Mount Rainier is creepy.
Concealed within his fortress, the lord of Mordor sees all. His gaze pierces cloud, shadow, earth, and flesh
I find that people who are often bored, firstly, don’t have imagination, secondly, don’t have tumblr and thirdly, haven’t meet the perks of knowing great architecture, and if you combine the 3, you’ll have endless(scroll) fun.
I wish happiness to all my (future)followers.
Anyone who’s walked around an old, abandoned house knows the strange sensation you get while peering into the private space of the previous occupants. The feeling of unease is even stronger if the house is still filled with the furniture and personal possessions of others.
“The house was so full of personal effects that it had an eerie stillness without the owners being there. Nowhere was this more evident than in the large, first floor room which housed an untold number of pictures and objects”. This is how the photographer, Josephine Pugh, described the atmosphere of this derelict manor house in Berkshire, which was abandoned 26 years ago after its last inhabitant died at the age of 96.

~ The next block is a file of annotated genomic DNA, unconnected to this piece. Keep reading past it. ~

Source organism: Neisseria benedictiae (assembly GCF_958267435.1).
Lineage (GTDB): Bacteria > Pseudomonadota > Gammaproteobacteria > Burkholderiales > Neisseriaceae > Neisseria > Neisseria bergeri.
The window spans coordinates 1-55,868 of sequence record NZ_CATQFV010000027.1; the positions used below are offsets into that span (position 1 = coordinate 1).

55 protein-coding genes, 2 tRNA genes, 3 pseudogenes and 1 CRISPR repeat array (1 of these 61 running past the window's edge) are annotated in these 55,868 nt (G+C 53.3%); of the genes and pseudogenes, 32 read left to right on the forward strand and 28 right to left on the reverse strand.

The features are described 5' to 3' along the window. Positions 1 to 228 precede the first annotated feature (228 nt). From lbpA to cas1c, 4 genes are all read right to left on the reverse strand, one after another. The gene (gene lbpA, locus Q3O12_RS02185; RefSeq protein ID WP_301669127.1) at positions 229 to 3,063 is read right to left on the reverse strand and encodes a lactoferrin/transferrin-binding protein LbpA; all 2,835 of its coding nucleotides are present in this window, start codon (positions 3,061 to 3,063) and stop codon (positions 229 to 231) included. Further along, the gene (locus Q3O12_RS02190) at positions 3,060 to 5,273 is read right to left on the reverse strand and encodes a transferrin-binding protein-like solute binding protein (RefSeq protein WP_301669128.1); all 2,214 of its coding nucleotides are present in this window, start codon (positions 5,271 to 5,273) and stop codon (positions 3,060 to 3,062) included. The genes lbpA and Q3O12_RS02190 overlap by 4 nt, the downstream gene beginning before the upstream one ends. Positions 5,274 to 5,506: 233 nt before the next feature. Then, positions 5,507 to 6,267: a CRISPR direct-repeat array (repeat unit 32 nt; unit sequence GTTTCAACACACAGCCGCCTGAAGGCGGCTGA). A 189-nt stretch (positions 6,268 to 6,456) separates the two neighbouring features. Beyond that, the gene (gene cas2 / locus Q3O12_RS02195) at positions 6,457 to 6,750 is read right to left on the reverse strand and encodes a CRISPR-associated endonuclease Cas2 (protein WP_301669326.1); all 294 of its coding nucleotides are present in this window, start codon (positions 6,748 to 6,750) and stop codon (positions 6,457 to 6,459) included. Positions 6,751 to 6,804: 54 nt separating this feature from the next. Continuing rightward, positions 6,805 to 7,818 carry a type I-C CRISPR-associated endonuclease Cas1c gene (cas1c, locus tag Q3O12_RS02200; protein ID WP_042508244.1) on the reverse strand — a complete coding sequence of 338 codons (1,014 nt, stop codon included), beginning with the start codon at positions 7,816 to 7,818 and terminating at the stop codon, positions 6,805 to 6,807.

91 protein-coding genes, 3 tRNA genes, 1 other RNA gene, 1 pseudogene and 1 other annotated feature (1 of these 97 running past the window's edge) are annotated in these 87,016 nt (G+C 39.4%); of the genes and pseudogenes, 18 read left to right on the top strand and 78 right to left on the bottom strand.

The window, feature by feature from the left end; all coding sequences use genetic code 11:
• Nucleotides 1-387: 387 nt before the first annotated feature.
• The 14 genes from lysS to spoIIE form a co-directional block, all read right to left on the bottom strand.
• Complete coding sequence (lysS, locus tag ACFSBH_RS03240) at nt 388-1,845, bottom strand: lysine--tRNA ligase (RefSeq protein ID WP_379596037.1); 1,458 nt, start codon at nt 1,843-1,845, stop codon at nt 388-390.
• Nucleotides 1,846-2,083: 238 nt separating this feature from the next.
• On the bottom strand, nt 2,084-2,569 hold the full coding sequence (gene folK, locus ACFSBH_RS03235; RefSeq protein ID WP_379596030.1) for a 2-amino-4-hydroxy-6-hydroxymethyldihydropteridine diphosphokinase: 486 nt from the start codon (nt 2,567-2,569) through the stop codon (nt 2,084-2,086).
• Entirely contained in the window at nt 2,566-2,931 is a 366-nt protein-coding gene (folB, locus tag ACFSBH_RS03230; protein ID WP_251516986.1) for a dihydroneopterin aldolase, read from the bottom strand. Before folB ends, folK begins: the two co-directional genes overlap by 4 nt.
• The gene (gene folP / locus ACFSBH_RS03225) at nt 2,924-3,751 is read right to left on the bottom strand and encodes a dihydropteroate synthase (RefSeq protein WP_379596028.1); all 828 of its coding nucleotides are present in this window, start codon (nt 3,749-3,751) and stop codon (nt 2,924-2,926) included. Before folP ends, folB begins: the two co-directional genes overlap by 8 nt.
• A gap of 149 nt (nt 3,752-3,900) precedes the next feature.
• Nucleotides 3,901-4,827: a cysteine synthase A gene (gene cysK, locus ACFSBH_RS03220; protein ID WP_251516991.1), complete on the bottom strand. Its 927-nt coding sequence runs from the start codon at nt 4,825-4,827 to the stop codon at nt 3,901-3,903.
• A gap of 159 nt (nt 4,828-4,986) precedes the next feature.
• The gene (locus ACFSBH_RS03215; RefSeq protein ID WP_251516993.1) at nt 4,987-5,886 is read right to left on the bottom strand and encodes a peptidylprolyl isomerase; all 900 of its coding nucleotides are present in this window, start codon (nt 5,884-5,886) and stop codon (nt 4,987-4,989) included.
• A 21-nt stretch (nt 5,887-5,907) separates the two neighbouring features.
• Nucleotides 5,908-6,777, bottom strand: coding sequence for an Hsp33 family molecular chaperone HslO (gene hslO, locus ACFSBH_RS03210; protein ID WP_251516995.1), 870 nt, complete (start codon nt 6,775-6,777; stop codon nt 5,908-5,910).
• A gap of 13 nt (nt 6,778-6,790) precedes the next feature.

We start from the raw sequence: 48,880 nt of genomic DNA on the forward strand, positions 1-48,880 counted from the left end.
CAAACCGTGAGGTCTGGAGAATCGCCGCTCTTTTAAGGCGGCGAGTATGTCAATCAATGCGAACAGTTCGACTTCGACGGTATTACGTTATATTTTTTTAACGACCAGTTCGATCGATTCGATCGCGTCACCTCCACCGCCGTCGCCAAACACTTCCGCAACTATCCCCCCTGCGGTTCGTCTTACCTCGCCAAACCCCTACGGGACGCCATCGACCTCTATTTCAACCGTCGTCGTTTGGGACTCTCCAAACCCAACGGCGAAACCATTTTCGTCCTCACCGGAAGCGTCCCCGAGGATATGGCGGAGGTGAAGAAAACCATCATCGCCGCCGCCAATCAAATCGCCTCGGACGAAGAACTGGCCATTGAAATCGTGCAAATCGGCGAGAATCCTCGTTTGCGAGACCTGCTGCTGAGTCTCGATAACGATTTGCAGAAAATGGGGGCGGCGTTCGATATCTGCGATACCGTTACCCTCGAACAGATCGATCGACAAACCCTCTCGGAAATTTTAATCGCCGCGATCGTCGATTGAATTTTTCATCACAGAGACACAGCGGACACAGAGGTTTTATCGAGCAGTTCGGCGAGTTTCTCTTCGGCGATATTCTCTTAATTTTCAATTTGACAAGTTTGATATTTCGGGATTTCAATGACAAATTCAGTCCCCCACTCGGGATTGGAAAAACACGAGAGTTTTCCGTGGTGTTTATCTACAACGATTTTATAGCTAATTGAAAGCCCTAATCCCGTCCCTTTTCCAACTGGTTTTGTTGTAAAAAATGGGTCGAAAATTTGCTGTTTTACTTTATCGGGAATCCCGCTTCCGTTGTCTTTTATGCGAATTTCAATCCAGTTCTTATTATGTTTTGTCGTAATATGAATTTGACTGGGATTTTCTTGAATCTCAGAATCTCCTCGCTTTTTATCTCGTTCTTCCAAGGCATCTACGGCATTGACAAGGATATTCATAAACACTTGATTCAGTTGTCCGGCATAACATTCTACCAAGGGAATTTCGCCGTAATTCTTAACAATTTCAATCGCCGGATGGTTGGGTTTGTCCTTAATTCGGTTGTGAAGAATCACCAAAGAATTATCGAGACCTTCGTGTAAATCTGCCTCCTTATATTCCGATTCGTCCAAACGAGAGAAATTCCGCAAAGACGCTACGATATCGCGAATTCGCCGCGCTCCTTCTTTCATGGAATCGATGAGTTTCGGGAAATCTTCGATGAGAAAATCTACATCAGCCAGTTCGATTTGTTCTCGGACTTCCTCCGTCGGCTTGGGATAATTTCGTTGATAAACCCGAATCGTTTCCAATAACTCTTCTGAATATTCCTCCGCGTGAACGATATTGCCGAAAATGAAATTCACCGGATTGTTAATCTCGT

The present house was built in 1848 on the site of an earlier manor that, according to records, was rented by the family of the famous poet John Milton from 1632 to 1638. Milton was the writer of Paradise Lost – a phrase that could well apply to this once magnificent dwelling. While it’s sad to see such a splendid home disintegrating, it does make for beautiful and interesting photographs.
When my sister was little, she had an imaginary friend called Jackie. One Sunday, my great aunt was over and my sister came in, announced to the room that Jackie fell down the stair and died, and left. My great auntie calmly looked up and said “how did she know about that?” Apparently, my great auntie had a little brother called Jack (her mother, who died a little before my sister was born, called him Jackie) and when he was 7, he fell down the stairs, banged his head and died.